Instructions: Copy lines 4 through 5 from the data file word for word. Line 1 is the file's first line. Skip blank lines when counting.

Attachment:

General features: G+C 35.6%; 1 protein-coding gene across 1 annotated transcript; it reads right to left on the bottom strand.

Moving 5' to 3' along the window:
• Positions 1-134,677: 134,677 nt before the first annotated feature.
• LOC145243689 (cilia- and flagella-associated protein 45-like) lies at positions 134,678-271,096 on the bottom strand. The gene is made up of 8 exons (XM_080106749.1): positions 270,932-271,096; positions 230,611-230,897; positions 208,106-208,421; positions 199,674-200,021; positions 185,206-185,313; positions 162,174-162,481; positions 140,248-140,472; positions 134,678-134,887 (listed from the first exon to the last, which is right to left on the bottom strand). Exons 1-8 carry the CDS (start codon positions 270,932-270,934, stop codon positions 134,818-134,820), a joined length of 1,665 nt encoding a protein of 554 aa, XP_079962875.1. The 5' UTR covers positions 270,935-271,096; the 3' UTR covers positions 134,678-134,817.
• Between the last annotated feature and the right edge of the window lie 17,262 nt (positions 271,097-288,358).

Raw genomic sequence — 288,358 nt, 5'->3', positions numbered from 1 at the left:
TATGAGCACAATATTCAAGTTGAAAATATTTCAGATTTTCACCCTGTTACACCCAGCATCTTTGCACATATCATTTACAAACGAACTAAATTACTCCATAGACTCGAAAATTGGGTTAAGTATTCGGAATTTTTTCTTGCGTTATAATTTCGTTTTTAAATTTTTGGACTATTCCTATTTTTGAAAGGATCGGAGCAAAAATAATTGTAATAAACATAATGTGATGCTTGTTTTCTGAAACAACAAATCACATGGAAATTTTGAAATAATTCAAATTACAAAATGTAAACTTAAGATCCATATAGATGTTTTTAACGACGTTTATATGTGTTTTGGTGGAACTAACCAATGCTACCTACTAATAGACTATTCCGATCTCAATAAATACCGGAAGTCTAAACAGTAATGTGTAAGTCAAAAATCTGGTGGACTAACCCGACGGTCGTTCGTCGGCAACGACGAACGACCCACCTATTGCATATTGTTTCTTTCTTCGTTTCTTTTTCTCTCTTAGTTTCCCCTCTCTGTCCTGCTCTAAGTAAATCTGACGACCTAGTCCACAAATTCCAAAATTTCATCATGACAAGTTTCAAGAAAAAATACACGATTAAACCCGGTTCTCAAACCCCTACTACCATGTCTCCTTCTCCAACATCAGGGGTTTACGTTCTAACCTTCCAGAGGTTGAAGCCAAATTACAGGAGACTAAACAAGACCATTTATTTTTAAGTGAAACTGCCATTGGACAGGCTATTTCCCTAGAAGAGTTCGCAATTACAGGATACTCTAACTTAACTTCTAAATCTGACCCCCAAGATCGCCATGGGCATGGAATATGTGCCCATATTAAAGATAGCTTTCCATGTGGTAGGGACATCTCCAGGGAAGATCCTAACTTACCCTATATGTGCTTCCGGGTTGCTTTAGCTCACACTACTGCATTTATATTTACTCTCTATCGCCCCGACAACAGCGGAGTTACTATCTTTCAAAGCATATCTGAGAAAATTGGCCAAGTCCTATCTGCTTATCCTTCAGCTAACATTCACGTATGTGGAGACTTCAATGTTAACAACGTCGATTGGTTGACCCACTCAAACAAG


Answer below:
• LOC145243689 (cilia- and flagella-associated protein 45-like) lies at positions 134,678-271,096 on the bottom strand. The gene is made up of 8 exons (XM_080106749.1): positions 270,932-271,096; positions 230,611-230,897; positions 208,106-208,421; positions 199,674-200,021; positions 185,206-185,313; positions 162,174-162,481; positions 140,248-140,472; positions 134,678-134,887 (listed from the first exon to the last, which is right to left on the bottom strand). Exons 1-8 carry the CDS (start codon positions 270,932-270,934, stop codon positions 134,818-134,820), a joined length of 1,665 nt encoding a protein of 554 aa, XP_079962875.1. The 5' UTR covers positions 270,935-271,096; the 3' UTR covers positions 134,678-134,817.
• Between the last annotated feature and the right edge of the window lie 17,262 nt (positions 271,097-288,358).